Mr. Fenty, who did not attend the event, said the screening’s goal was “to continue to make inroads into the homeless population and give them access to the tools they need to overcome homelessness.”

• Rookie’s honor

Fireballing Detroit Tigers pitcher Justin Verlander was honored Thursday by his home-state legislators in Richmond.

The 2006 American League Rookie of the Year from Goochland, Va., appeared before the House of Delegates after the General Assembly approved a resolution commending his performance last season.

Verlander, 23, standing at the rear of the House chamber with his parents and his fiancee, Emily Yuer, waved as the legislators stood to cheer him.

The right-hander, who pitched for Old Dominion University, went 17-9 with a 3.63 ERA and helped lead the Tigers to the fall’s World Series, where they lost to the St. Louis Cardinals. He reports to the Tigers’ spring training Feb. 15.

The House also saluted state championship football and baseball teams at Verlander’s alma mater, Goochland High School.

• No bad-word ban

The District isn’t likely to follow the example being set in a small Texas town whose mayor is trying to ban the “N-word.”

Ken Corley, mayor of Brazoria, Texas, recently proposed banning the word in the aftermath of actor Michael Richards’ rant in a Los Angeles comedy club in November.

“I’m wary about any law that infringes upon the First Amendment of the Constitution,” said D.C. Council member Jim Graham, Ward 1 Democrat. “But I certainly have a lot of sympathy with the point of view. I don’t think anyone should use the word, but I don’t know about a law banning its use.”

The Baltimore City Council likewise is “highly unlikely” to pursue a similar ban, council President Stephanie C. Rawlings Blake said. The City Council did pass a nonbinding resolution condemning the word in 2002.

“While the motive is certainly honorable, I don’t know how it would be enforced,” Mrs. Rawlings Blake said. “I certainly loathe the word and don’t use it personally, publicly or privately, but when our courts are overloaded with the kind of crimes that really impact citizens where they live and their safety, I can’t imagine calling this kind of issue, which would definitely generate legal debate, onto our overworked courts and officers.

“I would much prefer them to protect the physical safety, rather than the emotional safety.”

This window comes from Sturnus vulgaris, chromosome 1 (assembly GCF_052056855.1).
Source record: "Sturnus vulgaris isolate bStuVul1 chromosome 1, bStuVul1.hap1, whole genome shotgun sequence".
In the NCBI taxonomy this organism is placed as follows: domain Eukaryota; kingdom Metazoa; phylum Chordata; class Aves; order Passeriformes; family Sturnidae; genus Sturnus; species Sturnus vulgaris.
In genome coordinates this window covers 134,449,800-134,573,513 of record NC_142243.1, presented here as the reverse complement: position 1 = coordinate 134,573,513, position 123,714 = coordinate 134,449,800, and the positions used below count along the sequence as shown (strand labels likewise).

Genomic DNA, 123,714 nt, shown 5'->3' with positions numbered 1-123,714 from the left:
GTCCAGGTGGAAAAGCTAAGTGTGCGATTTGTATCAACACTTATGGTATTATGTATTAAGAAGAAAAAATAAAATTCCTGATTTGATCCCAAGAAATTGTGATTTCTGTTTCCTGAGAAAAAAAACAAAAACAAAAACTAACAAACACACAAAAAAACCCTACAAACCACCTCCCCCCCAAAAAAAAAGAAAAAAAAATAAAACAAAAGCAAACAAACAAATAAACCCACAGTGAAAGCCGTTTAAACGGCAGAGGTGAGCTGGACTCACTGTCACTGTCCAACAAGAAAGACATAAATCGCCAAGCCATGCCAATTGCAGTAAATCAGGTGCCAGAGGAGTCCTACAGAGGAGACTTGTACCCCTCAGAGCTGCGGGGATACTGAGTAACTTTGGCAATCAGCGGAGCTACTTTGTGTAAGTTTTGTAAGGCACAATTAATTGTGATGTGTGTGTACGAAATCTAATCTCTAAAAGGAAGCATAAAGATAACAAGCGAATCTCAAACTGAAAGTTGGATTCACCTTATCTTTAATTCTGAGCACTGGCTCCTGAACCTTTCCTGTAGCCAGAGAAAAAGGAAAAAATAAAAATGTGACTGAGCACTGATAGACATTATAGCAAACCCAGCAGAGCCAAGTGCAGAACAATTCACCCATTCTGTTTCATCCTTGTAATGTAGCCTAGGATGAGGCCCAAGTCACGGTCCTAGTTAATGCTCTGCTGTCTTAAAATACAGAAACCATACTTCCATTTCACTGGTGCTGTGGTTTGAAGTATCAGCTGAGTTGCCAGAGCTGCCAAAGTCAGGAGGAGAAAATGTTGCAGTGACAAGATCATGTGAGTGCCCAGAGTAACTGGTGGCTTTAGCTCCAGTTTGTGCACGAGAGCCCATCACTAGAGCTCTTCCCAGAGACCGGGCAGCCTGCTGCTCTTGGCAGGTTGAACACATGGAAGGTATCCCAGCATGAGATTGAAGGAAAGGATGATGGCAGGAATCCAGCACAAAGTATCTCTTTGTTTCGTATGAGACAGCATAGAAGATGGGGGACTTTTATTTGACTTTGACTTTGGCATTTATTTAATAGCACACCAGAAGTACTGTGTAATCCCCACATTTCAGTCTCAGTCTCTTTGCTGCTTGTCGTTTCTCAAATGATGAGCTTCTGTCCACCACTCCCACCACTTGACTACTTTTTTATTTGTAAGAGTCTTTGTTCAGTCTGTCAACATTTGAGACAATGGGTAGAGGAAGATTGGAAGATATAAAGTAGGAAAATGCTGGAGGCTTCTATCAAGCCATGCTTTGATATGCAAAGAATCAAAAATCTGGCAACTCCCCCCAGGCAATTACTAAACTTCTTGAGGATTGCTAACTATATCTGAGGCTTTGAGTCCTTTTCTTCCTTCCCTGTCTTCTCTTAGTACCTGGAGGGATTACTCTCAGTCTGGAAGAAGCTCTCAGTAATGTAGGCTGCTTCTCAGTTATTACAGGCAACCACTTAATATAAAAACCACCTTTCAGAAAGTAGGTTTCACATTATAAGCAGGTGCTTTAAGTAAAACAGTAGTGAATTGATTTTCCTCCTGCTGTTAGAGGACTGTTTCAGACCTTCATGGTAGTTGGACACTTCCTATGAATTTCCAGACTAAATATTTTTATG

Brazoria, a town of 2,800 people south of Houston, would be the first town in the nation to ban the word, Mr. Corley said.

The ordinance he proposed would make using the word a misdemeanor punishable by a fine of up to $500.

• Not neutral enough

A D.C. Council member has asked Mayor Adrian M. Fenty to withdraw a nomination to the Zoning Commission, saying the nominee has a pro-development record and has exercised “very poor” ethical judgment in his position.

In a Jan. 19 letter to Mr. Fenty, council member Phil Mendelson asked the mayor to withdraw the nomination of Geoffrey Griffis, whose term as chairman of the Board of Zoning Adjustment (BZA) expired Sept. 30, according to the BZA Web site.

Mr. Mendelson, at-large Democrat, said Mr. Griffis’ “record is not known for neutrality or evenhandedness.” Mr. Mendelson also cited a 2004 instance in which he said Mr. Griffis did not disclose an intimate relationship with a one-time board member of a nursery school seeking zoning relief from the BZA.

Mr. Mendelson also said Mr. Griffis repeatedly refused to recuse himself from the case, but when he finally did, he publicly attacked his accusers.

“Such behavior and poor judgment does not warrant promotion to membership on the Zoning Commission,” Mr. Mendelson wrote.

Mr. Griffis, who was appointed chairman of the BZA by then-Mayor Anthony A. Williams, previously insisted that his relationship did not influence a decision on the nursery school.

Fenty spokeswoman Mafara Hobson said Mr. Fenty had received Mr. Mendelson’s letter, but that the nomination is still in place.

• Office space

Sen. Benjamin L. Cardin will open an office on Maryland’s Eastern Shore this year, the better to deal with important issues in the region.

Mr. Cardin, a Democrat elected to the Senate in November, plans to add three other offices across the state, although the final locations haven’t been chosen, said his state press officer, Susan Sullam.

“There are a lot of issues on the Eastern Shore that are a priority, and that’s why there will be an Eastern Shore office,” Miss Sullam said.

Mr. Cardin, who sits on the Senate’s Environment and Public Works Committee, said he wants to focus on the Chesapeake Bay’s health.

• Gary Emerling, Tom LoBianco and Kristen Chick contributed to this column, which is based in part on wire service reports.